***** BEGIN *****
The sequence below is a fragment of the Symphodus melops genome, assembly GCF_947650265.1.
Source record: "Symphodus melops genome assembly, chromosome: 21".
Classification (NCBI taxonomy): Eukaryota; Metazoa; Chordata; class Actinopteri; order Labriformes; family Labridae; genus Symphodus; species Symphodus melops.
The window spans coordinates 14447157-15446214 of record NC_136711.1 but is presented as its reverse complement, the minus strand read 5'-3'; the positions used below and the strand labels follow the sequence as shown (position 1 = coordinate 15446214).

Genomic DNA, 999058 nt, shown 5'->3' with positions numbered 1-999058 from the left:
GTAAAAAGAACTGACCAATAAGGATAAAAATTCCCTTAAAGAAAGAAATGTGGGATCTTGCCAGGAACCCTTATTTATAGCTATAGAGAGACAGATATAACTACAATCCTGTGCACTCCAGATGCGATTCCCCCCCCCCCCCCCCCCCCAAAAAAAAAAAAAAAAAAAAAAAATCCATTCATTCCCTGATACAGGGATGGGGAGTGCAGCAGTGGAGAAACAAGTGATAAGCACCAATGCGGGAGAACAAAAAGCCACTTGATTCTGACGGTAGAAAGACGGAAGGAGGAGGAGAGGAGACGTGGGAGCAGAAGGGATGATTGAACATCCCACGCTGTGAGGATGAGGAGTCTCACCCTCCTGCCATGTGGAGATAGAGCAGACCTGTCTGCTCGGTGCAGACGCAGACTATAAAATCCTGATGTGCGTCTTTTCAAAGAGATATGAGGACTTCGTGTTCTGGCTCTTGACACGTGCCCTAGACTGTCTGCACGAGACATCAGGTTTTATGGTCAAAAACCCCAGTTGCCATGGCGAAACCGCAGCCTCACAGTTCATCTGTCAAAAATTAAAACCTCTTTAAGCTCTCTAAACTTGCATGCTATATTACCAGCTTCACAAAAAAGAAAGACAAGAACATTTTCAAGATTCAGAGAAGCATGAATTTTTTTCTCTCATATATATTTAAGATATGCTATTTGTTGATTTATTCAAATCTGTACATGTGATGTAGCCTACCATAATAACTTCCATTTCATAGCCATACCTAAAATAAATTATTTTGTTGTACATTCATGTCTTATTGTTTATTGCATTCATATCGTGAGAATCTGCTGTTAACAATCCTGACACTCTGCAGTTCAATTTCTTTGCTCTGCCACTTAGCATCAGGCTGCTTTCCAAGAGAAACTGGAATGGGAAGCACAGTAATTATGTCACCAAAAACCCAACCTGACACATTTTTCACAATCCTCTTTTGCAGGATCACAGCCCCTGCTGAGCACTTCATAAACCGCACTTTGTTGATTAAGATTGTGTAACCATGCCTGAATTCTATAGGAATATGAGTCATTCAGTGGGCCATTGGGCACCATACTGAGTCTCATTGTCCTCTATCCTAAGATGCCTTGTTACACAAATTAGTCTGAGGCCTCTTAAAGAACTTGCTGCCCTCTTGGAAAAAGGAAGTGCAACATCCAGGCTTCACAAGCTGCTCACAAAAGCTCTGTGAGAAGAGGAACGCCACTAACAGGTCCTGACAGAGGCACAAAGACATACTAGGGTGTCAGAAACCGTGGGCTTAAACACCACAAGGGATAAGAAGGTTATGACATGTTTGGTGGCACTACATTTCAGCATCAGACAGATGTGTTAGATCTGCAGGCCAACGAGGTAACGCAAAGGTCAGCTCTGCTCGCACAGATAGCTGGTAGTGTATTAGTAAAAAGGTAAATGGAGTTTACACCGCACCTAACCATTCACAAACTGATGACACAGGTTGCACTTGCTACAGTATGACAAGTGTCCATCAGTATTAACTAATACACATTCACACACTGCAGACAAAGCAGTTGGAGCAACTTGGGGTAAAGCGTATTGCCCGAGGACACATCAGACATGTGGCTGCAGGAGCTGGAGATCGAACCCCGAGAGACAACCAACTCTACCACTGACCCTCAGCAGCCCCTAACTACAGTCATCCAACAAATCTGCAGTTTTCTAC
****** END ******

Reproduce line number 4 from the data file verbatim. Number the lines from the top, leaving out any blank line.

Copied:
The window spans coordinates 14447157-15446214 of record NC_136711.1 but is presented as its reverse complement, the minus strand read 5'-3'; the positions used below and the strand labels follow the sequence as shown (position 1 = coordinate 15446214).